Mr Akinori Hosaka was born in Akita Ken in the province of Akita in the north of Japan’s main island on January 17th 1938.

At aged 18 he won the Akita Ken Junior Open Championship and then attended the top Judo University of the time: Nihon University, studying law. His Judo regime at this time consisted of training six hours a day, 6 days a week with competitions on most Sundays.

At 20 years old he was a finalist in the 2nd Dan Kodokan Student Championship and was later graded to 3rd Dan in a Kodokan Batsugun Contest, which is a "Winner stays on" line-up, where anyone who beats five or more of their own grade earns a grade promotion.

At 21 years old he was a finalist in the 3rd Dan Kodokan Student Championship and then at 22 years old fought Isao Inokuma for half an hour in the All Japan University Championships. At the end of the first ten minute round neither had managed to achieve a winning score and so the contest was extended for a further 10 minutes. At the end of which, the situation was still the same so they fought for a further ten minutes at the end of which the decision went to the judges who declared Isao Inokuma the winner (the year before Isao Inokuma had won the All Japan Open weight Championship and would 4 years later go on to take a Gold Medal at the Tokyo Olympics).

After university he mainly trained at the Kodokan and at only 23 years old he was appointed the Sindai Police Judo Instructor. In the same year he won the Gold Medal in the N.E. Japan Championships and was also awarded his 5th Dan.

Suffice to say at this time Akinori Hosaka’s ability was, and still is, well respected by many Japanese judo masters as well as his own contemporaries.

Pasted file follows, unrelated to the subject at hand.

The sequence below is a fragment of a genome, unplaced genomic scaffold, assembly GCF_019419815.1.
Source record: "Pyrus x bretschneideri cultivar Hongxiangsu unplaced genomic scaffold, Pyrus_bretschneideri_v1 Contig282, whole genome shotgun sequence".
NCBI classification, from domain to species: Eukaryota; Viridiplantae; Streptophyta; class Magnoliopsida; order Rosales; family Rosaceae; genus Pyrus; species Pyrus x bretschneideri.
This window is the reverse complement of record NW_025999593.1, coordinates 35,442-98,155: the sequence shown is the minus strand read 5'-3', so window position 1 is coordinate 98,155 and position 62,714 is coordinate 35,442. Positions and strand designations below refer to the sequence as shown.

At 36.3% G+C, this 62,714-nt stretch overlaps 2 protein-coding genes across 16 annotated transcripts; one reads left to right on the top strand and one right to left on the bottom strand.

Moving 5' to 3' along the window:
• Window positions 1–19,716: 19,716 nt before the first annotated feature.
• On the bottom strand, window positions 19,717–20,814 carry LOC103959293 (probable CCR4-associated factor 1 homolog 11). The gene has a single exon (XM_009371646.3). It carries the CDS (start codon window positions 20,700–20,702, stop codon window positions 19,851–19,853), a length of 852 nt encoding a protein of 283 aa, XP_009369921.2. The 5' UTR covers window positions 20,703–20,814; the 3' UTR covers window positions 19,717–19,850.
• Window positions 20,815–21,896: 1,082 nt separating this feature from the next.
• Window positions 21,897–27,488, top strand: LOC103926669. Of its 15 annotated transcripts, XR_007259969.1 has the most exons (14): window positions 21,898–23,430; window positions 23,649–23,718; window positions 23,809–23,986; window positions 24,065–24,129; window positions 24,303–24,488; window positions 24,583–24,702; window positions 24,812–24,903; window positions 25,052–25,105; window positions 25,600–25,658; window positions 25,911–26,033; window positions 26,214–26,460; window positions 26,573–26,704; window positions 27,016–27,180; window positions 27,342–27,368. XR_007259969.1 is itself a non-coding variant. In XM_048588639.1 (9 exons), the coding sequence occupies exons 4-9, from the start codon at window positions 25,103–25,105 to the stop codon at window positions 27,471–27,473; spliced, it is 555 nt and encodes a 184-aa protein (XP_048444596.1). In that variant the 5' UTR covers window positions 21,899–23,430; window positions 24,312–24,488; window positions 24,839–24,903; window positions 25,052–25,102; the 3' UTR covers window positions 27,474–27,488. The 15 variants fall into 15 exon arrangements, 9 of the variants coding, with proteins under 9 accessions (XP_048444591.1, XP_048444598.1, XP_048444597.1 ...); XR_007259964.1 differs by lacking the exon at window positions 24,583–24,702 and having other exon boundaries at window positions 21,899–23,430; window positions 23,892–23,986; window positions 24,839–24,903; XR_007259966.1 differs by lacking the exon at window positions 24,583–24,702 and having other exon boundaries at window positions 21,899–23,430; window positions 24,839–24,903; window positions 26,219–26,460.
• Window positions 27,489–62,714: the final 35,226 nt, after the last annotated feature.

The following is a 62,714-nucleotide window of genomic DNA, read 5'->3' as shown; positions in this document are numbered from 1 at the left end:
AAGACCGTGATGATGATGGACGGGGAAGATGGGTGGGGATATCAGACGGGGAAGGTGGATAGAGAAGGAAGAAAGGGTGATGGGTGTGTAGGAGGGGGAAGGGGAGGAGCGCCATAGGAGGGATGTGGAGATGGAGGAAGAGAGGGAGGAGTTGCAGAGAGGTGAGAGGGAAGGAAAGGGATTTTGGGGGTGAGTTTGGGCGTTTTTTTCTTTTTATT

At the request of T.P Leggett in 1962 he came to England at the age of 24 years and was employed by Kitanishikwan (KNK) Judo club in Middleton, Manchester as a British Judo Association coach, where he gained great respect for his fantastic judo ability as well as making many lifelong friends in the BJA. Shortly after his arrival he met with the then British squad and fought and defeated each one, from lightest to heaviest in turn. At the start of each contest he told his opponent which technique he would use to beat them and did so in every contest.

In 1972 he became the chief coach of Sale Judo Club in Sale, Manchester, from which over a period of nearly 40 years he coached many hundreds of Judoka that all regarded him with immense respect and gratitude. He also produced, helped and influenced many players that rose to National and International competitive standards (most notably Jane Bridge, Britain’s first World Champion).

In 1983 he was appointed the BJA National Squad’s Technical Coach. 

In 1985 Mr Akinori Hosaka was awarded his 7th Dan by the Kodokan.